Regardless, I trusted them the way I trusted HostVector. Seeing how I am a musician, I uploaded a 80MB pack and sent it to some friends to download and not even a 12 hours later. My account was suspended because it apparently caused their server to crash?
I checked the stats and only 68 users downloaded that 80MB file.
This is beyond aggravating. I know there are countless web hosts who lie about this type of stuff but why cant at least specify someplace on their page a more detailed info about bandwidth usage? Maybe put an asterisks next to the BW section like some hosts do and explain that what is listed there is not the reality.
So here I am, my domain is suspended. My fans/listeners/friends are wondering what happened and I am sitting here angered beyond belief because I thought this type of lying was something that hosts stopped doing in the late 90s.
Any recommendation guys? Does an honest web host who actually offers the same amount of BW they list on their hosting packages, exist anywhere?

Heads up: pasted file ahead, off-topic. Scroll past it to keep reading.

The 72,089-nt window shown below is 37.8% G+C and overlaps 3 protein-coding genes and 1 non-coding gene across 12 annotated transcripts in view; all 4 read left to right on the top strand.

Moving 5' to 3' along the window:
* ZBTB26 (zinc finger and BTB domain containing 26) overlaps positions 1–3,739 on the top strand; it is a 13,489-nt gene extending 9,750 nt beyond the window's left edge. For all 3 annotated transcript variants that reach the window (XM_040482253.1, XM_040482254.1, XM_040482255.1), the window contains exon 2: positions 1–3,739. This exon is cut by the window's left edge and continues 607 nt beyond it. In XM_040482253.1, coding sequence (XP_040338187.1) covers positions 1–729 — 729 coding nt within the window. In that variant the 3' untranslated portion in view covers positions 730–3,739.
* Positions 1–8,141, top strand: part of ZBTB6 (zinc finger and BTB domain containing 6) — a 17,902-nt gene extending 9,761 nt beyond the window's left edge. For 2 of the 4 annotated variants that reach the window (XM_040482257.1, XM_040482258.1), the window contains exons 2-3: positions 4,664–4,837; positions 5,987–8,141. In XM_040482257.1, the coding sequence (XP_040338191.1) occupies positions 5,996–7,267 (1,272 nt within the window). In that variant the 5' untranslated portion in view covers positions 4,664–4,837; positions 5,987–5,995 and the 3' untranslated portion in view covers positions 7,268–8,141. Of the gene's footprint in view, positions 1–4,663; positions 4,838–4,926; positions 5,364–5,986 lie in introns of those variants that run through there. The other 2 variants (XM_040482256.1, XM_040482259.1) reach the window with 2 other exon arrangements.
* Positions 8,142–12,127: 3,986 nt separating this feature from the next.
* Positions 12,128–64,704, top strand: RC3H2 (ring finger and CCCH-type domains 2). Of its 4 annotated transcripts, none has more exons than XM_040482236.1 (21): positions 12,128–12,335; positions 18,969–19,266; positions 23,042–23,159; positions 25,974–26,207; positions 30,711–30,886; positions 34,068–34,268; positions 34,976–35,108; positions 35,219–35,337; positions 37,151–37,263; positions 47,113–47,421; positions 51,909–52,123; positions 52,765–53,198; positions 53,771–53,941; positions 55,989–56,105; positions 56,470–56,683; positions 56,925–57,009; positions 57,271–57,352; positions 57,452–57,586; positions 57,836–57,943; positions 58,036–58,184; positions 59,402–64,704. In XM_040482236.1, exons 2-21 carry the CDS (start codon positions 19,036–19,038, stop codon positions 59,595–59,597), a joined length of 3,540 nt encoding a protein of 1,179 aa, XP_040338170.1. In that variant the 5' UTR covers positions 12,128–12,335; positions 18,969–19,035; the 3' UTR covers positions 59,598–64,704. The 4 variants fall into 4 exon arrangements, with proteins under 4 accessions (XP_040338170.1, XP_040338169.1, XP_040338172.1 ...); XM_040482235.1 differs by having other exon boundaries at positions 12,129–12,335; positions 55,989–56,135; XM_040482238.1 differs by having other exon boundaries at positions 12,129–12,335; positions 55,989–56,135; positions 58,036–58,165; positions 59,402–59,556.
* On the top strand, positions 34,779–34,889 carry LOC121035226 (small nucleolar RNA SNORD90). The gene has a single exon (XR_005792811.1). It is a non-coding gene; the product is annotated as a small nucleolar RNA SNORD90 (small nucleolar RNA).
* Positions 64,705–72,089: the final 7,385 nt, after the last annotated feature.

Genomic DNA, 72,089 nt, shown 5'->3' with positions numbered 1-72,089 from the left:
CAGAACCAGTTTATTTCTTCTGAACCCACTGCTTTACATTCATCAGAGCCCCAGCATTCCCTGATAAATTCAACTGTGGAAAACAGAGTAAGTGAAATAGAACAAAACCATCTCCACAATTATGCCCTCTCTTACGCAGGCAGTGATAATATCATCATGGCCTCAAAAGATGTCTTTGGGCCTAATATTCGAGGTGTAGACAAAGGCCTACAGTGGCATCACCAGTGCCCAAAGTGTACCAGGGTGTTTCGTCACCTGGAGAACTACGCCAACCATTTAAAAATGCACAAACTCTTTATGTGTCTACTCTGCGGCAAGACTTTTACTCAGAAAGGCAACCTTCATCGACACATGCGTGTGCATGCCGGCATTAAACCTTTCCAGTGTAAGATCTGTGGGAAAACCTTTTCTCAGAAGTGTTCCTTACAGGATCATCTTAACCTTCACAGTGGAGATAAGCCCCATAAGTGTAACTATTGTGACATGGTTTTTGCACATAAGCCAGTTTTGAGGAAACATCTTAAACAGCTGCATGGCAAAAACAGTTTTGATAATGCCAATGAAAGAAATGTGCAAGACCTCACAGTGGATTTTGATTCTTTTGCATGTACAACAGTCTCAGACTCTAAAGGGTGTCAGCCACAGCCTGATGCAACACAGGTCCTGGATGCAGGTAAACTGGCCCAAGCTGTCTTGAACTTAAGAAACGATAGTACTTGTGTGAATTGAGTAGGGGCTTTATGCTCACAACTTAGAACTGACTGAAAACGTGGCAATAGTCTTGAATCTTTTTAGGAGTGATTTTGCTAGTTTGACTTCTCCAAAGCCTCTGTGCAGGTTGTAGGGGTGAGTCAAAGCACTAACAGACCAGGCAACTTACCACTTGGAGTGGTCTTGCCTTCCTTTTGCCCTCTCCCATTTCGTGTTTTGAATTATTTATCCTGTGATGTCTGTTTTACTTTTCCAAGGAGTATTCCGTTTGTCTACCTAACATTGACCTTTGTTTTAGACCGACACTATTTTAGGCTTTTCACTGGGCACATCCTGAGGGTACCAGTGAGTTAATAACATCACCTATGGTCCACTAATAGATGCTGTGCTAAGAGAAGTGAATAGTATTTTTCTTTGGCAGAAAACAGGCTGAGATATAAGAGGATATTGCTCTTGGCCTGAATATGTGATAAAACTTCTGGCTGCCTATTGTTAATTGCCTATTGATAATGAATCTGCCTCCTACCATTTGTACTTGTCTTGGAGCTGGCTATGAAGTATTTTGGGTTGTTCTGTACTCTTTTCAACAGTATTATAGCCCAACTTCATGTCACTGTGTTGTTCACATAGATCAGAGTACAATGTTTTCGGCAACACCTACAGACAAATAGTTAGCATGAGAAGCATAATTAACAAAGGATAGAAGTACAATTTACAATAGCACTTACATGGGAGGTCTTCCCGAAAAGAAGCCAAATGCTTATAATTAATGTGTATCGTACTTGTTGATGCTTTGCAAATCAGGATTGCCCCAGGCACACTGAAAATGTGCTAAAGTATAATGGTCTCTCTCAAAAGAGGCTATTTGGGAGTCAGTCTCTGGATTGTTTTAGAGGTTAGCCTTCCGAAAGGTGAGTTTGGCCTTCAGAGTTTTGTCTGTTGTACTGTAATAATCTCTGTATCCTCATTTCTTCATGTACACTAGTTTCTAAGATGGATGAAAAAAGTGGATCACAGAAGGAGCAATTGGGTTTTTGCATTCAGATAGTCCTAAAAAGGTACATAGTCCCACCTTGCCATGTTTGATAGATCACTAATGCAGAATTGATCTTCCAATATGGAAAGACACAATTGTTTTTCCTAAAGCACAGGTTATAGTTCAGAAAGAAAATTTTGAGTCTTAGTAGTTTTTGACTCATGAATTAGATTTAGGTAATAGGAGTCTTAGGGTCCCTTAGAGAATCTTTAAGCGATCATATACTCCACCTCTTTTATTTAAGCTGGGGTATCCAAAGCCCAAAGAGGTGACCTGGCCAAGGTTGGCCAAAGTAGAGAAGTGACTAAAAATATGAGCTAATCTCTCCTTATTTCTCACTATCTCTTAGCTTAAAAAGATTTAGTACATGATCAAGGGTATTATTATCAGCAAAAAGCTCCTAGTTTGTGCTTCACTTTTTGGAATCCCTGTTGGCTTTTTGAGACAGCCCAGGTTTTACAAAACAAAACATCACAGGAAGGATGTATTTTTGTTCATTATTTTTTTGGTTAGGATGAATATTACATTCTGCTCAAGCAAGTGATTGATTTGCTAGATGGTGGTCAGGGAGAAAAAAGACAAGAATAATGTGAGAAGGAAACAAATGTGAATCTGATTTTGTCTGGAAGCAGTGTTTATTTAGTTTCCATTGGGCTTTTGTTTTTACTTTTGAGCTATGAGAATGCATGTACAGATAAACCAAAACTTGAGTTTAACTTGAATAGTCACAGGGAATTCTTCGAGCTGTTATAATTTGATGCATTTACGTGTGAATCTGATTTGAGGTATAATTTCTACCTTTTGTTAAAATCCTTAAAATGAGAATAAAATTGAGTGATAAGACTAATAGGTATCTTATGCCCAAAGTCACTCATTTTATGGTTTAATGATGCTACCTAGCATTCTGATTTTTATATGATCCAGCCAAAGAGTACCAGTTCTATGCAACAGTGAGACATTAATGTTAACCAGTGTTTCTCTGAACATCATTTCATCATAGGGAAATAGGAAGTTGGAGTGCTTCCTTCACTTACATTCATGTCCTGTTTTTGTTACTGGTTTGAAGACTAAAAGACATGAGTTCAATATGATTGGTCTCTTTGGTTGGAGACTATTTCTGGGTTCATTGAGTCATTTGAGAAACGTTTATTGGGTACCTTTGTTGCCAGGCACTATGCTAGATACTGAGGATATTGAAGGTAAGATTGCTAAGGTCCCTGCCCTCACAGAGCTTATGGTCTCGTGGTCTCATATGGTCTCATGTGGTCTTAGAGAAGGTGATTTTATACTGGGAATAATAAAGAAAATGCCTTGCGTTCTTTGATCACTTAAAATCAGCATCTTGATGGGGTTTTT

I have two hard disks, and I would like to move all of my MySQL data onto the second drive. My dilema is this; what is the best way to go about doing this? The tutorial I followed last night had me use cp to copy the /var/lib/mysql folder over to the second drive. However, it took ages to move one of my databases. It's a forum hosting database which has tons and tons of tables. It ran for about 5 hours and still didn't finish because I decided to stop it right there. I know it was working; but still, it took forever and I had to put it back up.
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Jan 25, 2009
What would you do? Do you recommend say, copying just the 'mysql' database that has the users, and then taking a dump of all databases with mysqldump and moving it that way?
Also, is there any way using the cp command to continue what I started last night, but not write a database file if it hasn't chnaged at all?